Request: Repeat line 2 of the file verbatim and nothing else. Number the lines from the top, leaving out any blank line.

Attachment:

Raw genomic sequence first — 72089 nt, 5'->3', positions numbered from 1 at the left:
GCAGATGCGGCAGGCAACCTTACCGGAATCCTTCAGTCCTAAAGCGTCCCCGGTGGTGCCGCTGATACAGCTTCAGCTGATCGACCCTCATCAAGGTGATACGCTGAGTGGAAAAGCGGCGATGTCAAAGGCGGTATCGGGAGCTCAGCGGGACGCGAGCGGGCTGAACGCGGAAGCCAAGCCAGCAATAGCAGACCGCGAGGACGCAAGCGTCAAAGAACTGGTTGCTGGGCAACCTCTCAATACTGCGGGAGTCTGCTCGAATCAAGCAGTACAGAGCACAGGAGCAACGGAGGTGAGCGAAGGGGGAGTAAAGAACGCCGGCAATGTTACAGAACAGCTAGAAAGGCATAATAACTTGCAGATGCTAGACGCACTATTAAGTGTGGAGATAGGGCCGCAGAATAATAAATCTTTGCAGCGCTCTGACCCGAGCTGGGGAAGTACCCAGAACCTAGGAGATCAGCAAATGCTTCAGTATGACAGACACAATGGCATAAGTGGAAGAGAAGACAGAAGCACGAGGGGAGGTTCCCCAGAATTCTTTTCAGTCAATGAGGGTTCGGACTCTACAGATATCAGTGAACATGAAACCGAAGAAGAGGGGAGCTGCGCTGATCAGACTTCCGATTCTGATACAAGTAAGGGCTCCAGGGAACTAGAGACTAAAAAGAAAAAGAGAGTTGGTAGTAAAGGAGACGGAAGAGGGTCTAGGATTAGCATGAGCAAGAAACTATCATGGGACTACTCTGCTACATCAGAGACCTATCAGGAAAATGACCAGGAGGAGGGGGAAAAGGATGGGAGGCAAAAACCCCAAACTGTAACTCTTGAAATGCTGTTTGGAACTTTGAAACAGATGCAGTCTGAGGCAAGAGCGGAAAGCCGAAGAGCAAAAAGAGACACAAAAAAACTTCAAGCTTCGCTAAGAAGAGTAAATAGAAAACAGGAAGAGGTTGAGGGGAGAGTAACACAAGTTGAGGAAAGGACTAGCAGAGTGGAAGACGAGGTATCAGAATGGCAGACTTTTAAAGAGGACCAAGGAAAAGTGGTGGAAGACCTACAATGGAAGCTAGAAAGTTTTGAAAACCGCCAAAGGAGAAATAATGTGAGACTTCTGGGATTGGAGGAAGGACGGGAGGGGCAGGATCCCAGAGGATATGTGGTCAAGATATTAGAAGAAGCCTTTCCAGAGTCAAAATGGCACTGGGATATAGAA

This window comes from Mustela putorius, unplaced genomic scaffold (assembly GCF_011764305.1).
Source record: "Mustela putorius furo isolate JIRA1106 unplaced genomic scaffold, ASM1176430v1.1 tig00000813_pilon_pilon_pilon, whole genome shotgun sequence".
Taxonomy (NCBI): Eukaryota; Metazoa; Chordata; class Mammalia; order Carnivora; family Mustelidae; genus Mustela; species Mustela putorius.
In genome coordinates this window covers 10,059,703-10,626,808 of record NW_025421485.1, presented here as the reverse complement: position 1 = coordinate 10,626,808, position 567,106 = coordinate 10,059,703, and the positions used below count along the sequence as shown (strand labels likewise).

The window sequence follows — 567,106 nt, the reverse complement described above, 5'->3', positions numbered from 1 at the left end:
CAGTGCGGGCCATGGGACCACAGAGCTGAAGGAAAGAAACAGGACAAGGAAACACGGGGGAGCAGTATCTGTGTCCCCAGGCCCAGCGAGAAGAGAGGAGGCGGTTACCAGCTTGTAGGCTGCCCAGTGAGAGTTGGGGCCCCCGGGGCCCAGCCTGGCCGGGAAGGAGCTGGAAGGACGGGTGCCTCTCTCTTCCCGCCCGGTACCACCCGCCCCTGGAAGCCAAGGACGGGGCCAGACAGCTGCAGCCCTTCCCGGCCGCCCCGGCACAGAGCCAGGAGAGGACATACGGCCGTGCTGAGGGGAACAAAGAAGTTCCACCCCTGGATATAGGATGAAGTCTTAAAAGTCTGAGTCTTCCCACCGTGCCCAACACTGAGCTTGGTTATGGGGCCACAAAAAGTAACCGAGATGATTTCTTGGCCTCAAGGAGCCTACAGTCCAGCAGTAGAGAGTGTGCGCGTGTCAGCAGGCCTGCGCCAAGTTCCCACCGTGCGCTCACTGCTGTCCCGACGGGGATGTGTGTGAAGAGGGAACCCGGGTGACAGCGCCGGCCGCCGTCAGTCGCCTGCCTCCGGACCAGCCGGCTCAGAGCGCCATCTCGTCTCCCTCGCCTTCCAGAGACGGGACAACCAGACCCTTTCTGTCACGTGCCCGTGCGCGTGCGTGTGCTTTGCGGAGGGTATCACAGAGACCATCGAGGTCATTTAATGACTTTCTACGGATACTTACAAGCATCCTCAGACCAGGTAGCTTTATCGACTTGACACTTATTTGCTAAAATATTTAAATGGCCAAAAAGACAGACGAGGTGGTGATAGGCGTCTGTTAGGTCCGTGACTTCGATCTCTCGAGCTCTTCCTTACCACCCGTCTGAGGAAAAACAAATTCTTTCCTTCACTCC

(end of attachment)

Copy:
GCAGATGCGGCAGGCAACCTTACCGGAATCCTTCAGTCCTAAAGCGTCCCCGGTGGTGCCGCTGATACAGCTTCAGCTGATCGACCCTCATCAAGGTGATACGCTGAGTGGAAAAGCGGCGATGTCAAAGGCGGTATCGGGAGCTCAGCGGGACGCGAGCGGGCTGAACGCGGAAGCCAAGCCAGCAATAGCAGACCGCGAGGACGCAAGCGTCAAAGAACTGGTTGCTGGGCAACCTCTCAATACTGCGGGAGTCTGCTCGAATCAAGCAGTACAGAGCACAGGAGCAACGGAGGTGAGCGAAGGGGGAGTAAAGAACGCCGGCAATGTTACAGAACAGCTAGAAAGGCATAATAACTTGCAGATGCTAGACGCACTATTAAGTGTGGAGATAGGGCCGCAGAATAATAAATCTTTGCAGCGCTCTGACCCGAGCTGGGGAAGTACCCAGAACCTAGGAGATCAGCAAATGCTTCAGTATGACAGACACAATGGCATAAGTGGAAGAGAAGACAGAAGCACGAGGGGAGGTTCCCCAGAATTCTTTTCAGTCAATGAGGGTTCGGACTCTACAGATATCAGTGAACATGAAACCGAAGAAGAGGGGAGCTGCGCTGATCAGACTTCCGATTCTGATACAAGTAAGGGCTCCAGGGAACTAGAGACTAAAAAGAAAAAGAGAGTTGGTAGTAAAGGAGACGGAAGAGGGTCTAGGATTAGCATGAGCAAGAAACTATCATGGGACTACTCTGCTACATCAGAGACCTATCAGGAAAATGACCAGGAGGAGGGGGAAAAGGATGGGAGGCAAAAACCCCAAACTGTAACTCTTGAAATGCTGTTTGGAACTTTGAAACAGATGCAGTCTGAGGCAAGAGCGGAAAGCCGAAGAGCAAAAAGAGACACAAAAAAACTTCAAGCTTCGCTAAGAAGAGTAAATAGAAAACAGGAAGAGGTTGAGGGGAGAGTAACACAAGTTGAGGAAAGGACTAGCAGAGTGGAAGACGAGGTATCAGAATGGCAGACTTTTAAAGAGGACCAAGGAAAAGTGGTGGAAGACCTACAATGGAAGCTAGAAAGTTTTGAAAACCGCCAAAGGAGAAATAATGTGAGACTTCTGGGATTGGAGGAAGGACGGGAGGGGCAGGATCCCAGAGGATATGTGGTCAAGATATTAGAAGAAGCCTTTCCAGAGTCAAAATGGCACTGGGATATAGAA